'For the Relief of Polish War Victims'

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Legion members creating care packages for Allied Prisoners of War (POWs), 1942.

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Listen as Conrad Miczko, son of long-time Legion member Eugenia Miczko, discusses the events surrounding the Legion's founding.

In August of 1939, Helen Lenard and her friend Adeline Preyss—who would go on to become the Legion’s first President—read an appeal in a Polish magazine seeking young Polish women to volunteer in Poland if war broke out. Though born in the United States, Lenard and Preyss had both spent six years living in Poland and felt particularly compelled by the request for aid. Years later, Lenard would recall that after seeing the appeal “I asked my friends why we couldn’t do something here in America, like send packages to Poland.”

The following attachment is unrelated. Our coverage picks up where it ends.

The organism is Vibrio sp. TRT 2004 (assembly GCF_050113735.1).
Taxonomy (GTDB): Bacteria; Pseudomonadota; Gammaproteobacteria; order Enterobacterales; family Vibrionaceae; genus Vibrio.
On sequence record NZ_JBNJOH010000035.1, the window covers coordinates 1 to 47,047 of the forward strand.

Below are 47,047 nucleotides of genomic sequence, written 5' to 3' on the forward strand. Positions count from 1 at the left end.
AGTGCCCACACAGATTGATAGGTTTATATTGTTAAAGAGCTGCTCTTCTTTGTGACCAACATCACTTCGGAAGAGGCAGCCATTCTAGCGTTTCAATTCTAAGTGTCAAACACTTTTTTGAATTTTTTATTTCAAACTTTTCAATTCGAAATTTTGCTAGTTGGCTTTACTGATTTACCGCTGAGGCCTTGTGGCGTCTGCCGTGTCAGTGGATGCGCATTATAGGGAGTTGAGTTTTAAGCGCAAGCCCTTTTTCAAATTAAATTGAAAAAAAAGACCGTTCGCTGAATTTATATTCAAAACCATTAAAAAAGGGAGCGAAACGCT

In these early years, the Legion of Young Polish Women was focused on providing support to the Polish soldiers and civilians affected by the war. The original constitution of 1939 bears this out, listing the objectives of the organization as:

  1. To solicit and raise funds for the relief of Polish war victims and refugees in Europe.
  2. To apply, transmit or use said funds for the relief of Polish war victims […]
  3. To organize young women for the purpose of promoting their interest in humanitarian work.